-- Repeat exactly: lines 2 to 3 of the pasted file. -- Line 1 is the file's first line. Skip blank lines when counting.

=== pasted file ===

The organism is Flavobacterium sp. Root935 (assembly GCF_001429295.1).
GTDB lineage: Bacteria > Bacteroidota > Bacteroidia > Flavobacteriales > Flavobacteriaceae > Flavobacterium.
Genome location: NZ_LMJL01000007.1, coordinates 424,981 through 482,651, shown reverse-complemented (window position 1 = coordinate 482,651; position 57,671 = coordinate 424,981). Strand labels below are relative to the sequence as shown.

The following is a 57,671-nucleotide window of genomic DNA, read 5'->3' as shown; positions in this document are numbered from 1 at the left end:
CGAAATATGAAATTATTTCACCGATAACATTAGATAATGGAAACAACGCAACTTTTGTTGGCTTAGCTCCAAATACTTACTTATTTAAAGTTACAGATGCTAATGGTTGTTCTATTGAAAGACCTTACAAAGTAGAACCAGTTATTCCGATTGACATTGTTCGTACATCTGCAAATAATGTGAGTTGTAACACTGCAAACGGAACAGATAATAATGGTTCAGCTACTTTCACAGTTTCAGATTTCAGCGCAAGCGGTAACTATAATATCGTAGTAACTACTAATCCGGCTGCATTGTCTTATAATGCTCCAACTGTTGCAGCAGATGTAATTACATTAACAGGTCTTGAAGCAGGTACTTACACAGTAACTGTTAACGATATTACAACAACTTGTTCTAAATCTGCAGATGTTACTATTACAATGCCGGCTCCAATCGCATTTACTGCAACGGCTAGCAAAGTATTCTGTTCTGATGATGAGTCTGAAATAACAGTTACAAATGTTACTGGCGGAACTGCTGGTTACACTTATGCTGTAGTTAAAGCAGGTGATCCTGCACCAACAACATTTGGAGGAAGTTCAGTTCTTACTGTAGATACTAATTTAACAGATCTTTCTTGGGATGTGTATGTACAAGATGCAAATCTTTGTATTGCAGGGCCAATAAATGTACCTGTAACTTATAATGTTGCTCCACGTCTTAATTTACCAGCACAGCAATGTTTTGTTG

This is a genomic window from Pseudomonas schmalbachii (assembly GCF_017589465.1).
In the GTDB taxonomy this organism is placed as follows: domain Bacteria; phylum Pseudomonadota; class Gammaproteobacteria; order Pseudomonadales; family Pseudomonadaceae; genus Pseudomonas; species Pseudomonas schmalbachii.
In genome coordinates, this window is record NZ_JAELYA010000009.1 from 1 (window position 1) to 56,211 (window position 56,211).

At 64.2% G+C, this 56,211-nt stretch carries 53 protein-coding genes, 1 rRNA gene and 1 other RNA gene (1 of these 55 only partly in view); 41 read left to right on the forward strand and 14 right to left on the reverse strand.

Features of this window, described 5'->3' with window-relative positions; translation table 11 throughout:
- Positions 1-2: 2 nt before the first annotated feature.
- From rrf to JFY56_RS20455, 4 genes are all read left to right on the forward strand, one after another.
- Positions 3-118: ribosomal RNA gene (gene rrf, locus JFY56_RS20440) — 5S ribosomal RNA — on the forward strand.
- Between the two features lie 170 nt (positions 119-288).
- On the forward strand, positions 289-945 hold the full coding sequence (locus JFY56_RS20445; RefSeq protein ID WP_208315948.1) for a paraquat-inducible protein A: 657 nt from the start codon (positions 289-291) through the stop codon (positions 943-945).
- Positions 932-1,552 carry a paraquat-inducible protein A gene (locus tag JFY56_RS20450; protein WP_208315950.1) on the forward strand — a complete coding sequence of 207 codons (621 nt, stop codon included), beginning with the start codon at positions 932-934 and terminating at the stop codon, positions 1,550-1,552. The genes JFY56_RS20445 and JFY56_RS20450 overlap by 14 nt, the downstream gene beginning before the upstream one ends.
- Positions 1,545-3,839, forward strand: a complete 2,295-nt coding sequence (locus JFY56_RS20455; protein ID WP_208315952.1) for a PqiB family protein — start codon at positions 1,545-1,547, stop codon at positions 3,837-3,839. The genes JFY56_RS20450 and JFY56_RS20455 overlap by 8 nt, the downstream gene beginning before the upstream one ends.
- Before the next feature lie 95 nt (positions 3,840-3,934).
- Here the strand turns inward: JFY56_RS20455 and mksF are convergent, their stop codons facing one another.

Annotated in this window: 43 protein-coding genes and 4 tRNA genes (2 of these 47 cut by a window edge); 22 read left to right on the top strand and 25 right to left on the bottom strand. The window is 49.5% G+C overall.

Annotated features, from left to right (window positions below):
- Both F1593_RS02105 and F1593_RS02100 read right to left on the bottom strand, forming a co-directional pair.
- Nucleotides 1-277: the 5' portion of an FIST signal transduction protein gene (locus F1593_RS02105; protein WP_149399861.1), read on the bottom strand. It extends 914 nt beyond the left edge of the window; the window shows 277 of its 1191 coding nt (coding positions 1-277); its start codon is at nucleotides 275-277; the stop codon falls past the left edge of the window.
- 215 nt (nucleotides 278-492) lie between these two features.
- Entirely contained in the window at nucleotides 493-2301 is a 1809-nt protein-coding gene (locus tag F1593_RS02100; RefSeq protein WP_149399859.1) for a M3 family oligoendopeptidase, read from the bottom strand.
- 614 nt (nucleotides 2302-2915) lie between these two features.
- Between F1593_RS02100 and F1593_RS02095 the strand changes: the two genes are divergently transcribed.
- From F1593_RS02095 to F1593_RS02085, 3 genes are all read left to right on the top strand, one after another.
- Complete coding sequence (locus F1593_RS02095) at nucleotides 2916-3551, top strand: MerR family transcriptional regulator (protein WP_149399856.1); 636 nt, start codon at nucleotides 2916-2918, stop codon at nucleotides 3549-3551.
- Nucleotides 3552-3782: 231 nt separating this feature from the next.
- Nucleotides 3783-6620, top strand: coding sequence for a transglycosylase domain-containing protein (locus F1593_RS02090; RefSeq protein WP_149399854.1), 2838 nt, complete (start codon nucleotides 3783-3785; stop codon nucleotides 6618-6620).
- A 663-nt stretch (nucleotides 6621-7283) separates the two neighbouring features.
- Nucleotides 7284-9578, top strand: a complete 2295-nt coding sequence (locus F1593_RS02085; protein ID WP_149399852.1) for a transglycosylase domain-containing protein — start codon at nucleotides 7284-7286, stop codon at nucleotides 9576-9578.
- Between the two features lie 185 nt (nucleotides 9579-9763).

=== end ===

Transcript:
GTDB lineage: Bacteria > Bacteroidota > Bacteroidia > Flavobacteriales > Flavobacteriaceae > Flavobacterium.
Genome location: NZ_LMJL01000007.1, coordinates 424,981 through 482,651, shown reverse-complemented (window position 1 = coordinate 482,651; position 57,671 = coordinate 424,981). Strand labels below are relative to the sequence as shown.